November, and right throughout the winter for as long as they last, look,
from time to time, at your crops in store to make sure they are keeping in
good condition. First, the things you can easily get at—the shallots and
onions. You may find that some of your shallots have gone soft or have
started growing again. This may be due either to faulty drying or to bad
storage condition: the atmosphere may be too moist or hot. Look at every
bulb, removing any that have gone bad. Use first those that have begun to
grow. Put the rest away in a cool, dry place protected from the frost.
If for similar reasons some of your onions are starting to sprout,
they need not be considered a total loss, for they will at least provide a
useful supply of fresh green tops, if handled in the right way. If you've
got a greenhouse or frame, you could set the "sprouters" in a box of dry
sand or ashes and encourage them to grow on. Or they will grow on the window
don't forget to use first you bull-necked onions or those that weren't
Your tomatoes in store may also be a bit of trouble. They may be
ripening too fast or not ripening at all. Or some may have gone rotten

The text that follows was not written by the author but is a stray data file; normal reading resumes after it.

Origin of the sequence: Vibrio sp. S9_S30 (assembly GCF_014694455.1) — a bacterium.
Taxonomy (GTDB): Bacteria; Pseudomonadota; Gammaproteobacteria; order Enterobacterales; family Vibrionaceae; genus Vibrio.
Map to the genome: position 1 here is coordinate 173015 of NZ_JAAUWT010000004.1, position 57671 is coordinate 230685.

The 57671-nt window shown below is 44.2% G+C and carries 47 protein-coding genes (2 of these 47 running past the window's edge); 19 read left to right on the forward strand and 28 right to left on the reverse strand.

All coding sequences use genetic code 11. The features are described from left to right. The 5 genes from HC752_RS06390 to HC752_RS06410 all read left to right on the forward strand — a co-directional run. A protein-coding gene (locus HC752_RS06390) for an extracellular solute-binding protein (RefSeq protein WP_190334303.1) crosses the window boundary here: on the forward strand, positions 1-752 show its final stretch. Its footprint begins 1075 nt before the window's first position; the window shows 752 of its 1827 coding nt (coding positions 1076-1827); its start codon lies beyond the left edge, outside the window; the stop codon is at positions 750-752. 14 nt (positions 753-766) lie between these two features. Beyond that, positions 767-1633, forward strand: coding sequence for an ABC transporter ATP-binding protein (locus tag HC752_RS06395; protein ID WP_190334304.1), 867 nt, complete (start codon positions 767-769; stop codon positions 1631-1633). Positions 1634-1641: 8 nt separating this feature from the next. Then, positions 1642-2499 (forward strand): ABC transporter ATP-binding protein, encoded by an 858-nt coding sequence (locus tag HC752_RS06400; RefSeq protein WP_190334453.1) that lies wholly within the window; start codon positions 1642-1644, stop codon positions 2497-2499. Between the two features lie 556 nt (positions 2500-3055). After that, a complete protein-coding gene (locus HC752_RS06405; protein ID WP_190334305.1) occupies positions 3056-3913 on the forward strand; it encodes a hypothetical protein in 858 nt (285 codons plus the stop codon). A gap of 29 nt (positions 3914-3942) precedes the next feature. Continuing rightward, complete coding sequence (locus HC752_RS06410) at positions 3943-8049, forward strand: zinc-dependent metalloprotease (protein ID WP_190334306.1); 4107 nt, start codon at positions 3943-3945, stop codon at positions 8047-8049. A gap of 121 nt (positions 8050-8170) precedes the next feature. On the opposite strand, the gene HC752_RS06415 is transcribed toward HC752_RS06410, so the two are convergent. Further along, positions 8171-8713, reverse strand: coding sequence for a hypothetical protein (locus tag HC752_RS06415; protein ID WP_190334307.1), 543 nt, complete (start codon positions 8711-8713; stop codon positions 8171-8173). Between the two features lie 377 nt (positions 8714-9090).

through being stored with split skins. Those that are ripening too quickly
can be held back a bit by putting them in a cooler place (but not below 50°F).
The backward fruits could be put for a time on the window-sill or into a
warm, airy cupboard.
Your parsnips will be all right left in the ground until early
March, when you can lift those that remain and store them by burying in soil
or sand in a shed or outhouse, to check them from starting into growth
again. But have a look at your beet, carrots and turnips in store and take
out any showing signs of rot. Small lots of potatoes in sacks or boxes
should also be "vetted"' those in clamp or pie are more difficult to inspect
and must run some risk, though if you examine them well before clamping—and
built the clamp properly—you can afford to rest content. Never open up a
clamp in frosty weather.